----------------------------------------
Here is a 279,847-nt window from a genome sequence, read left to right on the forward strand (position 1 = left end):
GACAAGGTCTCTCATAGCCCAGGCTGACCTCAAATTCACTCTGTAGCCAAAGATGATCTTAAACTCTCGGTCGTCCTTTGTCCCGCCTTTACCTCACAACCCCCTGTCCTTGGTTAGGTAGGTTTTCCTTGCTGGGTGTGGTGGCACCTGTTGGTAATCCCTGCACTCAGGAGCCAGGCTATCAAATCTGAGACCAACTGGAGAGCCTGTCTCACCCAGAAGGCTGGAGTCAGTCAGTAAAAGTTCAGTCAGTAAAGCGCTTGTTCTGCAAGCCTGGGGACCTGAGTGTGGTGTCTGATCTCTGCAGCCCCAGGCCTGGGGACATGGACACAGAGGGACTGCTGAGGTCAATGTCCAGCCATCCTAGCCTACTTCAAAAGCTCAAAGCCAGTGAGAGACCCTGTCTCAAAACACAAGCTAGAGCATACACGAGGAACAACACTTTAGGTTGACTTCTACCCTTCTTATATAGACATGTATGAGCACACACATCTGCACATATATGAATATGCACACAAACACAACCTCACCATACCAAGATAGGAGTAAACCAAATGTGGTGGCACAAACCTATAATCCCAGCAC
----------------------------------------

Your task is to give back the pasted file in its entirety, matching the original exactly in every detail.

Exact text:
Here is a 279,847-nt window from a genome sequence, read left to right on the forward strand (position 1 = left end):
GACAAGGTCTCTCATAGCCCAGGCTGACCTCAAATTCACTCTGTAGCCAAAGATGATCTTAAACTCTCGGTCGTCCTTTGTCCCGCCTTTACCTCACAACCCCCTGTCCTTGGTTAGGTAGGTTTTCCTTGCTGGGTGTGGTGGCACCTGTTGGTAATCCCTGCACTCAGGAGCCAGGCTATCAAATCTGAGACCAACTGGAGAGCCTGTCTCACCCAGAAGGCTGGAGTCAGTCAGTAAAAGTTCAGTCAGTAAAGCGCTTGTTCTGCAAGCCTGGGGACCTGAGTGTGGTGTCTGATCTCTGCAGCCCCAGGCCTGGGGACATGGACACAGAGGGACTGCTGAGGTCAATGTCCAGCCATCCTAGCCTACTTCAAAAGCTCAAAGCCAGTGAGAGACCCTGTCTCAAAACACAAGCTAGAGCATACACGAGGAACAACACTTTAGGTTGACTTCTACCCTTCTTATATAGACATGTATGAGCACACACATCTGCACATATATGAATATGCACACAAACACAACCTCACCATACCAAGATAGGAGTAAACCAAATGTGGTGGCACAAACCTATAATCCCAGCAC